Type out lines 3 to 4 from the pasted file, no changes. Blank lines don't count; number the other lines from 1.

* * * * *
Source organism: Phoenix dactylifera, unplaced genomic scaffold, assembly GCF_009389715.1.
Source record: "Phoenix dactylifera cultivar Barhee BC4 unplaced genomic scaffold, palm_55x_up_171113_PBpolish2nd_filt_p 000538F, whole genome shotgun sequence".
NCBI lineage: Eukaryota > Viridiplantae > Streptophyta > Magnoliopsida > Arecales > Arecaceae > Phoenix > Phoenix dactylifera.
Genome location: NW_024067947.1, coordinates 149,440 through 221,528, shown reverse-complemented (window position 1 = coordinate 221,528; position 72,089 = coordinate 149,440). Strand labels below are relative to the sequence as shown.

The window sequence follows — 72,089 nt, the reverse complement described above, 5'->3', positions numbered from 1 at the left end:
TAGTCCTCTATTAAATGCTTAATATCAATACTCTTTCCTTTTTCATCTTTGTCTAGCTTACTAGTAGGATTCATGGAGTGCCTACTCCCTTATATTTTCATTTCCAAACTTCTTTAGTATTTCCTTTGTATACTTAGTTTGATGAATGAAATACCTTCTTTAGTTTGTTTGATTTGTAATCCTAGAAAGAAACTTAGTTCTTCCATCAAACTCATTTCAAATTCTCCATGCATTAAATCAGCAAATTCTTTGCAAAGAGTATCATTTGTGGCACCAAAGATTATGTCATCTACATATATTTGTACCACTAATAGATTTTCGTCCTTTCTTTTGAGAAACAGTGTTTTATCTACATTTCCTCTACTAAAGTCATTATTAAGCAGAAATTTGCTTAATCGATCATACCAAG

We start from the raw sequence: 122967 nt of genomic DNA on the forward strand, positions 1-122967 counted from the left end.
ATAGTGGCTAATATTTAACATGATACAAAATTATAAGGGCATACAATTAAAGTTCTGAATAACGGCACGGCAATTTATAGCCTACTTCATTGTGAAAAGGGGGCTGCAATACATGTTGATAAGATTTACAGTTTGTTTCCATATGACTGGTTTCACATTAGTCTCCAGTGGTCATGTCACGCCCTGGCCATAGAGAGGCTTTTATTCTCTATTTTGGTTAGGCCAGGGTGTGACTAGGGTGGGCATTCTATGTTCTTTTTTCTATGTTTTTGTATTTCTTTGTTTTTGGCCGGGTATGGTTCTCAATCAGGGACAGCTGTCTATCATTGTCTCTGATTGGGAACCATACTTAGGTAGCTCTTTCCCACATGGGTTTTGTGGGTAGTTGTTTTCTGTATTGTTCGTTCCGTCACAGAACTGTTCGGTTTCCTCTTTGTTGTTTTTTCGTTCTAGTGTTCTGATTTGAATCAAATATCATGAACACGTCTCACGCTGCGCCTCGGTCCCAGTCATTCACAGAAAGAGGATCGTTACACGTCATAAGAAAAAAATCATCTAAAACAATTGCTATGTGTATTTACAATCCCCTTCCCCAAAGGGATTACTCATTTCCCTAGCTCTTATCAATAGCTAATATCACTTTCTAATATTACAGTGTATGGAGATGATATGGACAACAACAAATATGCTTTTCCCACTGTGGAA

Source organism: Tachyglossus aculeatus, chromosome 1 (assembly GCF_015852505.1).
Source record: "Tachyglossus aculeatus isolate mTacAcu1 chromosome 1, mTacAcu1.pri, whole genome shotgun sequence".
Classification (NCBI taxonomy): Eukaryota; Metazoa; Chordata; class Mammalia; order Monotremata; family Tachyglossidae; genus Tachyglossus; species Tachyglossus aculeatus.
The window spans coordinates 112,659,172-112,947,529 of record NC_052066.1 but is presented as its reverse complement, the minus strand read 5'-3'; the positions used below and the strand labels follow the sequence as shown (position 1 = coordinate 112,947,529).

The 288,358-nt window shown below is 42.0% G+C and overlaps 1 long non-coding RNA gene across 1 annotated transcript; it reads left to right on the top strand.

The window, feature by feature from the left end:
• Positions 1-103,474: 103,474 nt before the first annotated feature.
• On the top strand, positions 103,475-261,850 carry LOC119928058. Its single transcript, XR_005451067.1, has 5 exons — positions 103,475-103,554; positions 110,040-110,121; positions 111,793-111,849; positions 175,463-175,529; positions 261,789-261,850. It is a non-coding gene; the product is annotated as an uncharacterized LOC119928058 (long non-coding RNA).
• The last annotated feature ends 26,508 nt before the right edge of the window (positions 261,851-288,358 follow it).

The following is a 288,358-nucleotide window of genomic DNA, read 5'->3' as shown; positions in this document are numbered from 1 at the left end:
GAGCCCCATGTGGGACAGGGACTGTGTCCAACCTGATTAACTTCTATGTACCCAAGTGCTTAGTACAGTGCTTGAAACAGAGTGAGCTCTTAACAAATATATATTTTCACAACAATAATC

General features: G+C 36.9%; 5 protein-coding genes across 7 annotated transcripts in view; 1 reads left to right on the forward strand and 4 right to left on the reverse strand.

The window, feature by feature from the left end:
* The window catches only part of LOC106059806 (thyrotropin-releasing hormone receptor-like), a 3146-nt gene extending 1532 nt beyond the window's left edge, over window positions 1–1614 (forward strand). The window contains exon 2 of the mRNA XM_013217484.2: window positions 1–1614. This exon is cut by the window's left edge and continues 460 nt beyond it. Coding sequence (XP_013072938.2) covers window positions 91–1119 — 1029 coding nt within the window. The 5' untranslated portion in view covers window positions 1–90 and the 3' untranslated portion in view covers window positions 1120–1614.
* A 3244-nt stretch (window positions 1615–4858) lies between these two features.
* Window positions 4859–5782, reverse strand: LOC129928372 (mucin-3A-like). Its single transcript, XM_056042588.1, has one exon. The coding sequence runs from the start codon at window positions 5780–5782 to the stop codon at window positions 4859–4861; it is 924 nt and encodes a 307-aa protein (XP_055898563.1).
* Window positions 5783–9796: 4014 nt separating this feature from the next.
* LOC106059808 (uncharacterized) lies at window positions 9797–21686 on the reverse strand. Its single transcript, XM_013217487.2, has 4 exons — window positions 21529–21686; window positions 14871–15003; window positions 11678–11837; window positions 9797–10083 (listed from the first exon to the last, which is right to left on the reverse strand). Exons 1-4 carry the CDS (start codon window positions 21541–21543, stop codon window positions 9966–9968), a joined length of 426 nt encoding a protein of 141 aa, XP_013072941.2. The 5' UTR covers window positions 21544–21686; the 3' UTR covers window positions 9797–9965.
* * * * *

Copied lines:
NCBI lineage: Eukaryota > Viridiplantae > Streptophyta > Magnoliopsida > Arecales > Arecaceae > Phoenix > Phoenix dactylifera.
Genome location: NW_024067947.1, coordinates 149,440 through 221,528, shown reverse-complemented (window position 1 = coordinate 221,528; position 72,089 = coordinate 149,440). Strand labels below are relative to the sequence as shown.